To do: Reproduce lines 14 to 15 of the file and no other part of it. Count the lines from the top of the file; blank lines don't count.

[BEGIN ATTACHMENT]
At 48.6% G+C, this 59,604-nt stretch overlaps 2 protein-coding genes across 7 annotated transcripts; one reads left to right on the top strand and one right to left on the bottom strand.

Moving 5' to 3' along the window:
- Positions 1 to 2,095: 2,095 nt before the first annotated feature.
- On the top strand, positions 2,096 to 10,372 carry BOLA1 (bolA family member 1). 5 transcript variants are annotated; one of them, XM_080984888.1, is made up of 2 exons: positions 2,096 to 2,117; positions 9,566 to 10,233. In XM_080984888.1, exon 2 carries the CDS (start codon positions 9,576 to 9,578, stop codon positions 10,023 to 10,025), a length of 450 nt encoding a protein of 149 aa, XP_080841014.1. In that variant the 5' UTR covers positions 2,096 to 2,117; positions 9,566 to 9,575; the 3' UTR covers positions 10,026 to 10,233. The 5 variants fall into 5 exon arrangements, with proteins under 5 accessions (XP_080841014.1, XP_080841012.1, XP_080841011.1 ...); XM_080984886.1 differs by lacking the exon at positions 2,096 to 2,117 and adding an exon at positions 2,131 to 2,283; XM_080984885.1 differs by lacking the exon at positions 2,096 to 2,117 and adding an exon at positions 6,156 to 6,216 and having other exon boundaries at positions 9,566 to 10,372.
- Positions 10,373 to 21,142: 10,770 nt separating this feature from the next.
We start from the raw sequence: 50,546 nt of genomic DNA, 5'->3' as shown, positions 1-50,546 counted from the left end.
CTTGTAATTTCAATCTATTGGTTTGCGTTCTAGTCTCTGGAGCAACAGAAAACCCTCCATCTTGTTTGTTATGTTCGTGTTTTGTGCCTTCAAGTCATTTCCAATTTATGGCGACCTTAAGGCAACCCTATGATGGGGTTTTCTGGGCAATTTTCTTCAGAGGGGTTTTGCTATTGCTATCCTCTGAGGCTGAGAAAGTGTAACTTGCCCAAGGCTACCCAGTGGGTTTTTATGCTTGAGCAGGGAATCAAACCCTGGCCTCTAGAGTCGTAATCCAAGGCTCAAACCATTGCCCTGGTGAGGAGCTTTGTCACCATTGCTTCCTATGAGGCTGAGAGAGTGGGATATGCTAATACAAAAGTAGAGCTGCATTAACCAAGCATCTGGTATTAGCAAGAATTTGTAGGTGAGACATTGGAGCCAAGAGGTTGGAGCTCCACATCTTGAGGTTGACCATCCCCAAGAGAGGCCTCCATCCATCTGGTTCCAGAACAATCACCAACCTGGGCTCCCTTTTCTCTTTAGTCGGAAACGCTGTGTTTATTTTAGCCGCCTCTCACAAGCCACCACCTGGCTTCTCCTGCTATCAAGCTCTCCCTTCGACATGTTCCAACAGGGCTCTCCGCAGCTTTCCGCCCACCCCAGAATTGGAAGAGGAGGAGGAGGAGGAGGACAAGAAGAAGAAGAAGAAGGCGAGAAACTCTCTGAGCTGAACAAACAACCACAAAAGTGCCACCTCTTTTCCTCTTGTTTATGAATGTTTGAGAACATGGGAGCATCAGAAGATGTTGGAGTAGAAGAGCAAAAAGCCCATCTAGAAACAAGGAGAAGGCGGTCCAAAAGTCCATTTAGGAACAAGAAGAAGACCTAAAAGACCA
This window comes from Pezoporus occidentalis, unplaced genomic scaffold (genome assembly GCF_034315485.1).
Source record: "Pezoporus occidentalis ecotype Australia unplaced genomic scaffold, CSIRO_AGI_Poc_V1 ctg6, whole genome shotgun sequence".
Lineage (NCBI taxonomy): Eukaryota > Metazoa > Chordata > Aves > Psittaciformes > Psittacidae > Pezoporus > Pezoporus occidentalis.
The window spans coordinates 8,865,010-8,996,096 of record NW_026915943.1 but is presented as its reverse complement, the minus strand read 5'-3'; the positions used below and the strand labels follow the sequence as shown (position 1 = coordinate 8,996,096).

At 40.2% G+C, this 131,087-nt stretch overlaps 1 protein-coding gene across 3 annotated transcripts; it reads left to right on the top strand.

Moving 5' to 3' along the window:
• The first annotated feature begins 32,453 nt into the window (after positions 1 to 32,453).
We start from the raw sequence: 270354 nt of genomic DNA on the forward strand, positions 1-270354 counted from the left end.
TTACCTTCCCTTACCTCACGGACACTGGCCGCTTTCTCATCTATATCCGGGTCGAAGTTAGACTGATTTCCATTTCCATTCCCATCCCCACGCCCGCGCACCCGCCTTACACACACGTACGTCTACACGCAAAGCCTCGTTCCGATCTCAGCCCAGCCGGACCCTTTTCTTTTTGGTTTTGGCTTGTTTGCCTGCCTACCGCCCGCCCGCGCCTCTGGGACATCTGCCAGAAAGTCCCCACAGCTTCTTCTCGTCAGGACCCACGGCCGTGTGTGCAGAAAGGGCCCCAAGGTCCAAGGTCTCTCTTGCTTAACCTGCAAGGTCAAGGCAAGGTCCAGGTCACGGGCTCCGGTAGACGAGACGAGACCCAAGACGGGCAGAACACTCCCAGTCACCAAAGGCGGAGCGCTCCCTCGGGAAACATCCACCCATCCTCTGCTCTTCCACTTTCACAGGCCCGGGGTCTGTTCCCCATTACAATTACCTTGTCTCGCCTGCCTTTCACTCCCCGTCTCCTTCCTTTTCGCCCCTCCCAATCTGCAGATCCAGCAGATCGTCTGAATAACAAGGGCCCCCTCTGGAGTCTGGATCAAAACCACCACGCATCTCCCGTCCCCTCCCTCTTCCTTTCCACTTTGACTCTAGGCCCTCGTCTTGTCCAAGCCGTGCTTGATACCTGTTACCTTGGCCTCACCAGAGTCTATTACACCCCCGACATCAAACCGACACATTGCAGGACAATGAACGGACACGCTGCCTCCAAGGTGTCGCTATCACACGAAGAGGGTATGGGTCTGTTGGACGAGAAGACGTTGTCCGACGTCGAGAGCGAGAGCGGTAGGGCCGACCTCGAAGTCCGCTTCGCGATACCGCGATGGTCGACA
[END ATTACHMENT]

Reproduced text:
• The first annotated feature begins 32,453 nt into the window (after positions 1 to 32,453).
We start from the raw sequence: 270354 nt of genomic DNA on the forward strand, positions 1-270354 counted from the left end.